September 11, 2010

Christina Olson


We are walking the fields behind the farm,
you and I and your brother. Ahead of us
the dogs are running the cows’ trampled brown paths

and somewhere your mother stands in her kitchen
checking a roast in the oven. We are climbing
over piles of frozen shit, throwing occasional sticks

that the dogs, both sporting breeds, never bother
to retrieve. Your brother looks like the last photograph
taken of him, white shirt and thick glasses, though

my brain’s lent him a jacket. It is December.
We don’t say much, except to make fun of the dogs,
mine in particular, who is fond of rolling his head

over piles of droppings. This is how I am,
up north with your family, always
too quiet and wanting a beer, instead asking

after the horse, the power plant on the bay
whose stacks we see from the dining room.
I want to ask Jonathan why he couldn’t just have

waited until after high school to kill himself,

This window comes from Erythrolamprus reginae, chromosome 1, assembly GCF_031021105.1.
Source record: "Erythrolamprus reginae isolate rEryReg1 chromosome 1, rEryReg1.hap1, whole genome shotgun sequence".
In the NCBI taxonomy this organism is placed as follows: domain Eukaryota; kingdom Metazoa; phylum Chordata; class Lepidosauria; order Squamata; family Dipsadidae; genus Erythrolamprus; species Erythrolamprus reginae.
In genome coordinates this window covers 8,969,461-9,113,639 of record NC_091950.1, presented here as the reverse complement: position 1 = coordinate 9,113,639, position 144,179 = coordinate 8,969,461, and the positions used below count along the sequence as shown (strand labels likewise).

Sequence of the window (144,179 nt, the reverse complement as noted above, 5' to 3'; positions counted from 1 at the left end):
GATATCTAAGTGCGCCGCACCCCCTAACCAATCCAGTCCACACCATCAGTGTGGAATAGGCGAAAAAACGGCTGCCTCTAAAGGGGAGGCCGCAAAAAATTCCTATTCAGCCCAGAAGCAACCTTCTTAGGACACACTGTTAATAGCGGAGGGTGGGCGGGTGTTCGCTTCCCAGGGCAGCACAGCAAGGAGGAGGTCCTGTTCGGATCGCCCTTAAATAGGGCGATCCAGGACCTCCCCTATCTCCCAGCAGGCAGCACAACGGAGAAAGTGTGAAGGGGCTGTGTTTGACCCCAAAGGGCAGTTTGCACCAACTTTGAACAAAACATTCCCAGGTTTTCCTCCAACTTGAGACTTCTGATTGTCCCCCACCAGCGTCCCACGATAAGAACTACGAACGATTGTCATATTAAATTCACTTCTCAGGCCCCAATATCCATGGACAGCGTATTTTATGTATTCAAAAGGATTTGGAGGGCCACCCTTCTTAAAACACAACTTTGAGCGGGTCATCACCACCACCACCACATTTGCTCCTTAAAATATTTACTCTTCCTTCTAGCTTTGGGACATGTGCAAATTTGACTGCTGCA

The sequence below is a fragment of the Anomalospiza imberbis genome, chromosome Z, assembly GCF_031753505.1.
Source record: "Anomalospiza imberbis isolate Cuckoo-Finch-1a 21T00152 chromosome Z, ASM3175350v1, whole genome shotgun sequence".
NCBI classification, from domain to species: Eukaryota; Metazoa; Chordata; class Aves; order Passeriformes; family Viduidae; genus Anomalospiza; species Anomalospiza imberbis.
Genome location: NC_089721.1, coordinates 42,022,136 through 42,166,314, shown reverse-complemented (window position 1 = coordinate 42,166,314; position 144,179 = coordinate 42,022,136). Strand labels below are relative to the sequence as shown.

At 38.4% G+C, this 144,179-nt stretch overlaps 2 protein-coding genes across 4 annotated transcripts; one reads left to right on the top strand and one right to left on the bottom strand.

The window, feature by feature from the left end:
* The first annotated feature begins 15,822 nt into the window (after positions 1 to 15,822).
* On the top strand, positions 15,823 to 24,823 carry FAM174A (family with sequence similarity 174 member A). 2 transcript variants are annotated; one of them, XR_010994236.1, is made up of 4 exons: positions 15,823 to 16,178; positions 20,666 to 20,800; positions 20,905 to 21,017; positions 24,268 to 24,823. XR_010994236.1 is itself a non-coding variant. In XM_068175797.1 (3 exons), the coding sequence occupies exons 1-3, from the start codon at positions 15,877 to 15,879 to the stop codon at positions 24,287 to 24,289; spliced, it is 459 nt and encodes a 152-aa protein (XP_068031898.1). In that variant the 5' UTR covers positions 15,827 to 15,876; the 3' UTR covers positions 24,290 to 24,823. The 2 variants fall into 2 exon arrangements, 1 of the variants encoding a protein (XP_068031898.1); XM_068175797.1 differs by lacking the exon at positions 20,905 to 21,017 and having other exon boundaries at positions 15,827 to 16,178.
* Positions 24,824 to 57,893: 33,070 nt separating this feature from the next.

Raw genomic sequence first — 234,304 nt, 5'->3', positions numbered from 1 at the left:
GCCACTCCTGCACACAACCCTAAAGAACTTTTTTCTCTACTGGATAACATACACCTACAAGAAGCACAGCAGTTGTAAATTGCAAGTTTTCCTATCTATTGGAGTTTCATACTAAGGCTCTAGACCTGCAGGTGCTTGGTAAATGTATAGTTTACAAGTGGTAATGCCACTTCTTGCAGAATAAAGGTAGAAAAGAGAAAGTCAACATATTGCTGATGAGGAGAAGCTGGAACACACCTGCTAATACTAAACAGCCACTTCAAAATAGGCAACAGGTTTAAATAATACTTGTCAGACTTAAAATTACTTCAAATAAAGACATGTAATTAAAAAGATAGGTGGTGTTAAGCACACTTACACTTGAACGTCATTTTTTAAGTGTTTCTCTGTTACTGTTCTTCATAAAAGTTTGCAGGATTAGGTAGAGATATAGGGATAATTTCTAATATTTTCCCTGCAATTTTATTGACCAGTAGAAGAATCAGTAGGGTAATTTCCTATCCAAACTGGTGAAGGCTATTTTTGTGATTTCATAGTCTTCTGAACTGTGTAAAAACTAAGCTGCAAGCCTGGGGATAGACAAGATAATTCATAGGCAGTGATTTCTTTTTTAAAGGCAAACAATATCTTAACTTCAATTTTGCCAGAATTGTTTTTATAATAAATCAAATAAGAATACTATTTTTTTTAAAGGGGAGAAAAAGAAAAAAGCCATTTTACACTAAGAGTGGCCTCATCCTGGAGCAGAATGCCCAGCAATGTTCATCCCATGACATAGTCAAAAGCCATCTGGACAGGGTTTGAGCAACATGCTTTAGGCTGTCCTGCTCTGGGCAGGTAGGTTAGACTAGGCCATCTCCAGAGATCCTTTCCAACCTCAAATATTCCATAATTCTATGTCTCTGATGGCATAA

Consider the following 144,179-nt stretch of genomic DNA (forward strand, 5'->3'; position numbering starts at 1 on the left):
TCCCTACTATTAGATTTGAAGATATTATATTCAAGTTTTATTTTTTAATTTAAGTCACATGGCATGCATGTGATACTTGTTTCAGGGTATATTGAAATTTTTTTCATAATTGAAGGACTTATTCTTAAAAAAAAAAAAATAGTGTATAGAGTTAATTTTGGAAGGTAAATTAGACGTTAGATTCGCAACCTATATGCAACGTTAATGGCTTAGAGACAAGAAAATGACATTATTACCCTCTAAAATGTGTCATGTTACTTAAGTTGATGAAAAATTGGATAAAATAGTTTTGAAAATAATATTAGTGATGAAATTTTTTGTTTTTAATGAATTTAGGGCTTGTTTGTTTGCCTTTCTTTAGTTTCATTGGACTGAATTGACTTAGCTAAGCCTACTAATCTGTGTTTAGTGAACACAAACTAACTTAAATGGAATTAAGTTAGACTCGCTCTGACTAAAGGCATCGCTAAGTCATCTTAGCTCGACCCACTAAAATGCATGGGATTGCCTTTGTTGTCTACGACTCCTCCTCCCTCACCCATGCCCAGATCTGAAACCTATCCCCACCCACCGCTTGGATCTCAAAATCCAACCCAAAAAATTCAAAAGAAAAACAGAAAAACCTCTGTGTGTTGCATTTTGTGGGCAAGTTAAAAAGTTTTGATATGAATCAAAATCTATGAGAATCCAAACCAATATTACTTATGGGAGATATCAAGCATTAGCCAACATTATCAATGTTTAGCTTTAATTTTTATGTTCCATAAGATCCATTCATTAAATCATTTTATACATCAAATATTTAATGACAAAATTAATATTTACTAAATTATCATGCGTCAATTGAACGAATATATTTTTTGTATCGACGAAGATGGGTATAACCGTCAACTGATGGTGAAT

I want to say Everybody wants to die in high school,
you just needed to get to college
, because

this is true. I want to ask him why two days
before Christmas, and why
nine days into his eighteenth year,

and exactly how he went, because even you
do not know. I have him in a jacket and hat
because I want his wrists covered,

his skull’s great red hole hidden. The dogs bark,
they have found something burrowed, and their howls
tell me it is dead. From her house on the hill

I know your mother is watching three dark
figures walk away from her, her fingers
resting on the cool pane that holds us.

—winner of The Dirty Napkin 2008 Gerald Stern Poetry Prize


Christina Olson was born in Cincinnati in 1981. She received her MFA from Minnesota State University, and her work has appeared in Mid-American Review, Gulf Coast, Puerto del Sol, and The Best Creative Nonfiction, Volume 3. Her first book of poems is Before I Came Home Naked (Spire Press, 2010). She lives online at

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